existing decrypted files or to wipe the plaintext file after
it is encrypted.  Very easy to use.

Kremlin is here:  http://www.kremlinencrypt.com/

You could also use the Windows version of PGP.  It comes
with PGP Tools, which will allow you to encrypt any file on
your computer.  Of course this is unneccessary for all files
within your DCPP drive.  But you may need it for files
outside this drive.  Only do this on the assumption of a
level 1 security.  I suspect the International version
offered by Kremlin is a crippled version to get around the
export restrictions of strong cryptography.

10.  How can I encrypt files on a floppy?

Use either Kremlin or PGP Tools.  PGP Tools comes with PGP
and will encrypt any floppy.  But ensure you wipe the
original file before closing.

11.  Does using Encryption slow things up?

Negligibly on any modern computer. However on my system DCPP
is slower than BestCrypt, perhaps because BestCrypt is only
affecting data, whereas DCPP affects both the operating
system and the data.


12.  Do I need a PGP passphrase if I store my keyrings
within my encrypted drive?

It is good security practice to use a passphrase, but for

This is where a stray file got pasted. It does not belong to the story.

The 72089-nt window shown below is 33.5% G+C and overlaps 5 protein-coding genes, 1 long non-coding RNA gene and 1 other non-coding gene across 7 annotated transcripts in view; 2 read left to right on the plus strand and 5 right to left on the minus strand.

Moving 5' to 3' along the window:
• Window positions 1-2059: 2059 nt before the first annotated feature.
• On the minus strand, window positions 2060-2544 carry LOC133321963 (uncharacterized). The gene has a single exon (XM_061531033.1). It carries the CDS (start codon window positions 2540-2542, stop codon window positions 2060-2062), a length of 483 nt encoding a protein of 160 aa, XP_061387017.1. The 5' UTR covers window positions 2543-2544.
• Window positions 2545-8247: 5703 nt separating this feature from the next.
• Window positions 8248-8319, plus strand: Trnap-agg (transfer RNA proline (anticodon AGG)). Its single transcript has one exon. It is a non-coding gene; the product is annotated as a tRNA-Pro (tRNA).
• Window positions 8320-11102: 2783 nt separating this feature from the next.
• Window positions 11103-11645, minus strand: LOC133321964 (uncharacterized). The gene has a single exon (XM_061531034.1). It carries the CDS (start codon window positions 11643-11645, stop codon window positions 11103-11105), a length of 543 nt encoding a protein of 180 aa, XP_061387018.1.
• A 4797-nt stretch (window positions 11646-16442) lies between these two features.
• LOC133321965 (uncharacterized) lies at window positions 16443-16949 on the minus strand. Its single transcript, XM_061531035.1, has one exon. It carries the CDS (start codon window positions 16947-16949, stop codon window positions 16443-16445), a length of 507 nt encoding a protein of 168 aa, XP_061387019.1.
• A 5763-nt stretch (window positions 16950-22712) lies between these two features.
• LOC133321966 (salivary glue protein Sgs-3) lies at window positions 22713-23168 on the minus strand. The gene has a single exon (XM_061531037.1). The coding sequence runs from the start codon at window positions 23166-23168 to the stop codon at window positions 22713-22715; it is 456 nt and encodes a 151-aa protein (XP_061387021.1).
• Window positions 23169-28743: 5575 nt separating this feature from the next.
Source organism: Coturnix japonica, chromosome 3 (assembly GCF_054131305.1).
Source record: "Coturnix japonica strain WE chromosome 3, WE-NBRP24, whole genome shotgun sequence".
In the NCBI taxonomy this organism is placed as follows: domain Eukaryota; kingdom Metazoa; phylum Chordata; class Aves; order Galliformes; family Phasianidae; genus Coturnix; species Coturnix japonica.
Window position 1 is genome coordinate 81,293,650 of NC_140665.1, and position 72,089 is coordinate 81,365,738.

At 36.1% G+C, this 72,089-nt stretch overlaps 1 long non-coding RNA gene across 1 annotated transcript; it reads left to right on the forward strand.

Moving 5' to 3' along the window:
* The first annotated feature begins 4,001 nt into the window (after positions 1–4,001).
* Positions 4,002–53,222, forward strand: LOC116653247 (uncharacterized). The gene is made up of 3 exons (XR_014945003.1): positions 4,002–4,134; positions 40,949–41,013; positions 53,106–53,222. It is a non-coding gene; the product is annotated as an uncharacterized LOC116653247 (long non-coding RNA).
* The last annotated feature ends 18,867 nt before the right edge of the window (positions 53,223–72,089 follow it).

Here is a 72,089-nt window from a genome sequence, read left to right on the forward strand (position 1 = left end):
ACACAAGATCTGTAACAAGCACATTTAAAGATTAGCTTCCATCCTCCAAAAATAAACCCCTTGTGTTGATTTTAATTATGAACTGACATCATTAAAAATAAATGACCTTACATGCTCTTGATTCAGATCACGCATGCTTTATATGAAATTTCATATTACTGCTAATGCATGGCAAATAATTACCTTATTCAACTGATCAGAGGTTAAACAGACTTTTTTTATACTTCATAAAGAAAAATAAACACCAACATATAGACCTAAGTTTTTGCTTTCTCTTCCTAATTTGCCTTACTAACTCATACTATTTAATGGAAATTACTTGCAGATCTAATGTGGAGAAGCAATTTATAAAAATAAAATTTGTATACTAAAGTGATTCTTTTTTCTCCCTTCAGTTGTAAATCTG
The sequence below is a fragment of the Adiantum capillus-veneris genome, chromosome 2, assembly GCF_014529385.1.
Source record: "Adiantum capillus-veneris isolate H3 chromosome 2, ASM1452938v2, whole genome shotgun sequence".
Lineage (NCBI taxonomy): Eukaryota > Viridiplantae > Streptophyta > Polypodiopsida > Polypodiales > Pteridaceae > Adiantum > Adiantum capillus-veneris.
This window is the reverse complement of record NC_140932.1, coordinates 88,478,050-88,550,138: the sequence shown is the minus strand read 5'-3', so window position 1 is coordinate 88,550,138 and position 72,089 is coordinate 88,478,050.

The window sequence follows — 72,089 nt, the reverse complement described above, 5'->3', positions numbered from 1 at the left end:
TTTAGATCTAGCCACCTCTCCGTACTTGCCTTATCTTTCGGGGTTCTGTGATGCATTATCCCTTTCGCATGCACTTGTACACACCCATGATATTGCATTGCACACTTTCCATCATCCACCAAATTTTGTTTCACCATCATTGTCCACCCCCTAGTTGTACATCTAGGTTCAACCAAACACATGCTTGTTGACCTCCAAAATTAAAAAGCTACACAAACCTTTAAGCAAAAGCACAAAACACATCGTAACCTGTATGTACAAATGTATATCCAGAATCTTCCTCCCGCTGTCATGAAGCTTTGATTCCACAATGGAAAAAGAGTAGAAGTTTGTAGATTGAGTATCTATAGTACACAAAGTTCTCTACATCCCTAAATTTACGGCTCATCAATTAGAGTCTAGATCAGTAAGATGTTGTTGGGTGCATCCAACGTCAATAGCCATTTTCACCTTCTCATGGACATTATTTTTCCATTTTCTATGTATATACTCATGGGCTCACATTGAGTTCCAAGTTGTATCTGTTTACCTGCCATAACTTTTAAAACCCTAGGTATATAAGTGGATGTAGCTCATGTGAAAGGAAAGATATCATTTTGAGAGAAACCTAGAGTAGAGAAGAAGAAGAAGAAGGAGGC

level 3 security it is essential because level 3 security is
intended to ensure your secret data are safe if attempts are
made to hack into your computer whilst online.   Although
DCPP is an OTF program I am old fashioned as well as
paranoid, so I strongly advise using a passphrase for your
PGP keyring.


13.  I use Mac, OS2, Linux, (fill in your choice), what about me?

Use either BestCrypt, or PGPDisk.

PGPDisk http://www.nai.com/default_pgp.asp,

There may well be others, but I know nothing about them.



14.  How can I ensure I do not leave traces of unwanted plaintext

One vital point that must be adhered to at all costs is to
disable the Windows hibernation (power saving) feature.
Windows will dump everything that is in RAM memory onto the
boot drive by-passing the DCPP drivers. Because it by-passes
the DCPP drivers, it means it writes in plaintext everything
including the keyfile data which unlocks your most secret
partition!

So whatever else you do, disable the power saving features!

In the past I suggested either Evidence Eliminator (what a
compromising name!) or Windows Washer to help clean out
extraneous information.  With DCPP this sort of program is
less necessary against a snooper than for protecting
yourself whilst surfing the Net.  Such a program will ensure
your cookie files are cleaned up and get rid of bloat off
your drive.

I suggest that to minimize drawing attention to yourself
that Windows Washer is a more acceptable program name to be
found on your system rather than Evidence Eliminator,
assuming you choose to install it also onto your plaintext
drive.  Further, Evidence Eliminator spend far too much of
their time spamming Usenet to enhance their sales.  I